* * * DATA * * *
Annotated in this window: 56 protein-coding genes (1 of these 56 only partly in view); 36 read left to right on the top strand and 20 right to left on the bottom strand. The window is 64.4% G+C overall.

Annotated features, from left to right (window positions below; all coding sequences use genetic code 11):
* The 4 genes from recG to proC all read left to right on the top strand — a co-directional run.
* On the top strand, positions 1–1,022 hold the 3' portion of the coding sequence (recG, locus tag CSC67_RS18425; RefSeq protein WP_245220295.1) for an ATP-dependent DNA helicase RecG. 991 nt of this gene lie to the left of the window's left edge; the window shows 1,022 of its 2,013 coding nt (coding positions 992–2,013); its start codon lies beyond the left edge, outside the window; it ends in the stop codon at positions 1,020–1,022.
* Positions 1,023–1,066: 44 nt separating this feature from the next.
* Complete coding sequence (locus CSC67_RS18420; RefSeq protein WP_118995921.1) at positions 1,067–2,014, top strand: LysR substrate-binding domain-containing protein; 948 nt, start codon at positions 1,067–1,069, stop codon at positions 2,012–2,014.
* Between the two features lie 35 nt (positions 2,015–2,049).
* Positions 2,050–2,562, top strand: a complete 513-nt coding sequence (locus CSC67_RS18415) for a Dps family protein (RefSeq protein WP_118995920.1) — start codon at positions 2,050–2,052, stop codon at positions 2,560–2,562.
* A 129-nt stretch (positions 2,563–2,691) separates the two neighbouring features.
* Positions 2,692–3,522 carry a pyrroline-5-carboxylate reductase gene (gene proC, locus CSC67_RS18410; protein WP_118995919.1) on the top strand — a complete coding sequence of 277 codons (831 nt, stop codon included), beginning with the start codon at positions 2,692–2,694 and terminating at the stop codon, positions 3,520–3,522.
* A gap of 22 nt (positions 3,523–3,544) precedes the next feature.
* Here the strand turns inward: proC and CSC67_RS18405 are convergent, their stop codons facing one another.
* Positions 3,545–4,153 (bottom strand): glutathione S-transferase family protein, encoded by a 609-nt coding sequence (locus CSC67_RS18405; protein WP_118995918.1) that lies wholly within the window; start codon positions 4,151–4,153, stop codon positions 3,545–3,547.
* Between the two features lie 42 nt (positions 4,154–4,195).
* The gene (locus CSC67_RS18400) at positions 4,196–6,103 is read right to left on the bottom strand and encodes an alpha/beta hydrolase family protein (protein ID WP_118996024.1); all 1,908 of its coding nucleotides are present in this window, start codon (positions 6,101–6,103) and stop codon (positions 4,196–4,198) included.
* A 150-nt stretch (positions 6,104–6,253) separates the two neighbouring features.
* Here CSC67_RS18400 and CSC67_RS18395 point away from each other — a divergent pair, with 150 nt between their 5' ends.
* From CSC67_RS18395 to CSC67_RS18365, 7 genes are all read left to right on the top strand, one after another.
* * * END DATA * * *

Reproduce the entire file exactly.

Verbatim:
Annotated in this window: 56 protein-coding genes (1 of these 56 only partly in view); 36 read left to right on the top strand and 20 right to left on the bottom strand. The window is 64.4% G+C overall.

Annotated features, from left to right (window positions below; all coding sequences use genetic code 11):
* The 4 genes from recG to proC all read left to right on the top strand — a co-directional run.
* On the top strand, positions 1–1,022 hold the 3' portion of the coding sequence (recG, locus tag CSC67_RS18425; RefSeq protein WP_245220295.1) for an ATP-dependent DNA helicase RecG. 991 nt of this gene lie to the left of the window's left edge; the window shows 1,022 of its 2,013 coding nt (coding positions 992–2,013); its start codon lies beyond the left edge, outside the window; it ends in the stop codon at positions 1,020–1,022.
* Positions 1,023–1,066: 44 nt separating this feature from the next.
* Complete coding sequence (locus CSC67_RS18420; RefSeq protein WP_118995921.1) at positions 1,067–2,014, top strand: LysR substrate-binding domain-containing protein; 948 nt, start codon at positions 1,067–1,069, stop codon at positions 2,012–2,014.
* Between the two features lie 35 nt (positions 2,015–2,049).
* Positions 2,050–2,562, top strand: a complete 513-nt coding sequence (locus CSC67_RS18415) for a Dps family protein (RefSeq protein WP_118995920.1) — start codon at positions 2,050–2,052, stop codon at positions 2,560–2,562.
* A 129-nt stretch (positions 2,563–2,691) separates the two neighbouring features.
* Positions 2,692–3,522 carry a pyrroline-5-carboxylate reductase gene (gene proC, locus CSC67_RS18410; protein WP_118995919.1) on the top strand — a complete coding sequence of 277 codons (831 nt, stop codon included), beginning with the start codon at positions 2,692–2,694 and terminating at the stop codon, positions 3,520–3,522.
* A gap of 22 nt (positions 3,523–3,544) precedes the next feature.
* Here the strand turns inward: proC and CSC67_RS18405 are convergent, their stop codons facing one another.
* Positions 3,545–4,153 (bottom strand): glutathione S-transferase family protein, encoded by a 609-nt coding sequence (locus CSC67_RS18405; protein WP_118995918.1) that lies wholly within the window; start codon positions 4,151–4,153, stop codon positions 3,545–3,547.
* Between the two features lie 42 nt (positions 4,154–4,195).
* The gene (locus CSC67_RS18400) at positions 4,196–6,103 is read right to left on the bottom strand and encodes an alpha/beta hydrolase family protein (protein ID WP_118996024.1); all 1,908 of its coding nucleotides are present in this window, start codon (positions 6,101–6,103) and stop codon (positions 4,196–4,198) included.
* A 150-nt stretch (positions 6,104–6,253) separates the two neighbouring features.
* Here CSC67_RS18400 and CSC67_RS18395 point away from each other — a divergent pair, with 150 nt between their 5' ends.
* From CSC67_RS18395 to CSC67_RS18365, 7 genes are all read left to right on the top strand, one after another.